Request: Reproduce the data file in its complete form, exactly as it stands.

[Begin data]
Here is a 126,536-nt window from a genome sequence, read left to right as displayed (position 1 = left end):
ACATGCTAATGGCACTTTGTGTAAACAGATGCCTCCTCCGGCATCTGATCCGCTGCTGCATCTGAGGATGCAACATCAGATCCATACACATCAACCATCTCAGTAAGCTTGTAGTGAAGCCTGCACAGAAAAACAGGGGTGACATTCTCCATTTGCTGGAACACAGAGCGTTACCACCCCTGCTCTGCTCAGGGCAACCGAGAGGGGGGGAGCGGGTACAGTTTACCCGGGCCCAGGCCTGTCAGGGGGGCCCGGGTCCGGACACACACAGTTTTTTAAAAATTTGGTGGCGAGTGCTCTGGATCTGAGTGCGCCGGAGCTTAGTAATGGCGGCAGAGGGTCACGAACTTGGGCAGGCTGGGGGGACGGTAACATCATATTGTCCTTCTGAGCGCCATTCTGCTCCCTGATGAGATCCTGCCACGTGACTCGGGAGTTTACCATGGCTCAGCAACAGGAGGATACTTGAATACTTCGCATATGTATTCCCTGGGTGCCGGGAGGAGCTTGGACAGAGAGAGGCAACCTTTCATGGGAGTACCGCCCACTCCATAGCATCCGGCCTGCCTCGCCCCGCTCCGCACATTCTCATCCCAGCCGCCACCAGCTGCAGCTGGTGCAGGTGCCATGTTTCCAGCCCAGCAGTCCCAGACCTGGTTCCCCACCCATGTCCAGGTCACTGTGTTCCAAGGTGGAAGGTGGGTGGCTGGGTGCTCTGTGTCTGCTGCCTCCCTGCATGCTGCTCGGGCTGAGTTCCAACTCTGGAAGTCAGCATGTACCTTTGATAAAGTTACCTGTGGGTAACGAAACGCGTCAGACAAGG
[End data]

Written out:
Here is a 126,536-nt window from a genome sequence, read left to right as displayed (position 1 = left end):
ACATGCTAATGGCACTTTGTGTAAACAGATGCCTCCTCCGGCATCTGATCCGCTGCTGCATCTGAGGATGCAACATCAGATCCATACACATCAACCATCTCAGTAAGCTTGTAGTGAAGCCTGCACAGAAAAACAGGGGTGACATTCTCCATTTGCTGGAACACAGAGCGTTACCACCCCTGCTCTGCTCAGGGCAACCGAGAGGGGGGGAGCGGGTACAGTTTACCCGGGCCCAGGCCTGTCAGGGGGGCCCGGGTCCGGACACACACAGTTTTTTAAAAATTTGGTGGCGAGTGCTCTGGATCTGAGTGCGCCGGAGCTTAGTAATGGCGGCAGAGGGTCACGAACTTGGGCAGGCTGGGGGGACGGTAACATCATATTGTCCTTCTGAGCGCCATTCTGCTCCCTGATGAGATCCTGCCACGTGACTCGGGAGTTTACCATGGCTCAGCAACAGGAGGATACTTGAATACTTCGCATATGTATTCCCTGGGTGCCGGGAGGAGCTTGGACAGAGAGAGGCAACCTTTCATGGGAGTACCGCCCACTCCATAGCATCCGGCCTGCCTCGCCCCGCTCCGCACATTCTCATCCCAGCCGCCACCAGCTGCAGCTGGTGCAGGTGCCATGTTTCCAGCCCAGCAGTCCCAGACCTGGTTCCCCACCCATGTCCAGGTCACTGTGTTCCAAGGTGGAAGGTGGGTGGCTGGGTGCTCTGTGTCTGCTGCCTCCCTGCATGCTGCTCGGGCTGAGTTCCAACTCTGGAAGTCAGCATGTACCTTTGATAAAGTTACCTGTGGGTAACGAAACGCGTCAGACAAGG